New Zealand Prime Minister Jacinda Ardern says her office received a “manifesto” from the terrorist suspected of killing 50 people in two Christchurch mosques minutes before Friday’s attack.
Her remarks came as people flocked to memorial sites to mourn the victims of massacres at Al Noor and Linwood mosques and tales of heroism and tragedy emerged.
“I was one of more than 30 recipients of the manifesto that was mailed out nine minutes before the attack took place,” Ardern told reporters on Sunday.
“It did not include a location, it did not include specific details,” she said, adding that it was sent to security services within two minutes of receipt.
New Zealand Police Commissioner Mike Bush said the terrorist was apprehended 36 minutes after police were alerted.
He said the body of the 50th victim had been discovered at the Al Noor mosque, where most victims were killed during noon prayers.
Friday’s attack, which Ardern labelled as terrorism, was the worst ever peacetime mass killing in New Zealand, following which the country has raised its security threat level to the highest.
A horrific video shot by the terrorist who carried out the mosque massacre was livestreamed on Facebook.
Ardern said she would be looking for answers from Facebook and other social media firms about how the attack was livestreamed on their platforms.
There are “further questions to be answered” by the tech giants, Ardern said, adding Facebook had “acknowledged what has occurred here in New Zealand.”
The American online social networking service company said it removed 1.5 million videos globally in the first 24 hours after the attacks.
In the hours after the violence, Prime Minister Ardern said extremist politics has been part of New Zealand’s community for a long time.
She touched on the history of extreme right-wing groups, including a mixture of skinhead, neo-Nazi and extreme nationalist gangs, some of whom believed in the supremacy of the “British race.”
On Saturday, The Guardian wrote thousands of Britons regularly use online forums that espouse right-wing extremism. The leading British daily’s report came amid fresh warnings that the UK is facing a “new wave” of anti-Muslim hatred.
In New Zealand, tensions rose amid growing frustration from victims’ families over delays in getting their remains for burial. Authorities said the complex investigation into the massacre made a quick process difficult.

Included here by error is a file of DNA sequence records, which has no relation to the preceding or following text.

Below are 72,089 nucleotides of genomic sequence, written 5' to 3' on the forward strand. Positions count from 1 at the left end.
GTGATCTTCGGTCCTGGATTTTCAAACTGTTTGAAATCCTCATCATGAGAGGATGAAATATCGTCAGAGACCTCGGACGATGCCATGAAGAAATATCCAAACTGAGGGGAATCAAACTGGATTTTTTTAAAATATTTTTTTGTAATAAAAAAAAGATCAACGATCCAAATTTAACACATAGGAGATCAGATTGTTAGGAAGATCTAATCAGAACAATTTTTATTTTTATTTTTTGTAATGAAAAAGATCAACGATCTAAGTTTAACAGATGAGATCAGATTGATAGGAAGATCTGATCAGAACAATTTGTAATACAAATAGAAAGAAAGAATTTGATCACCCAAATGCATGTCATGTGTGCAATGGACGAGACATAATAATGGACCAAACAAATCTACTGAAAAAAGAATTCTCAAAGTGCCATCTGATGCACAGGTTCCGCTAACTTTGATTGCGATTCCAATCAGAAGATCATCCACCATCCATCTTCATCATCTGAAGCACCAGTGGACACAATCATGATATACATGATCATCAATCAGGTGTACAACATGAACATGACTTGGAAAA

Islamic custom dictates that the deceased should be buried within 24 hours, but New Zealand officials said all 50 bodies should be back with their families only by Wednesday.
“It’s a massacre, what else do they need to know?” Sheikh Amjad Ali, an assistant school principal, told AFP about frustrations with the wait.
A man whose wife was killed in the attack as she rushed back into the Al Noor mosque to rescue him said he harbors no hatred toward the terrorist, insisting forgiveness is the best path forward.
“I would say to him ‘I love him as a person’,” Farid Ahmad told AFP. “I could not accept what he did. What he did was a wrong thing.”
Her 44-year-old wife, Husna Ahmad, was the first of two targeted by the attacker. According to eye witnesses, when the shooting started, Husna helped several people escape from the women’s and children’s hall.
Australian Brenton Tarrant, a suspected white supremacist, was charged with murder on Saturday. He was remanded without a plea and is due back in court on April 5 where police said he was likely to face more charges.
Three others arrested in the case were not charged, with authorities claiming that they were not involved in the attack.
Witnesses have said his accomplices waited in a car outside the mosques but the mainstream media narrative has only focused on the main attacker.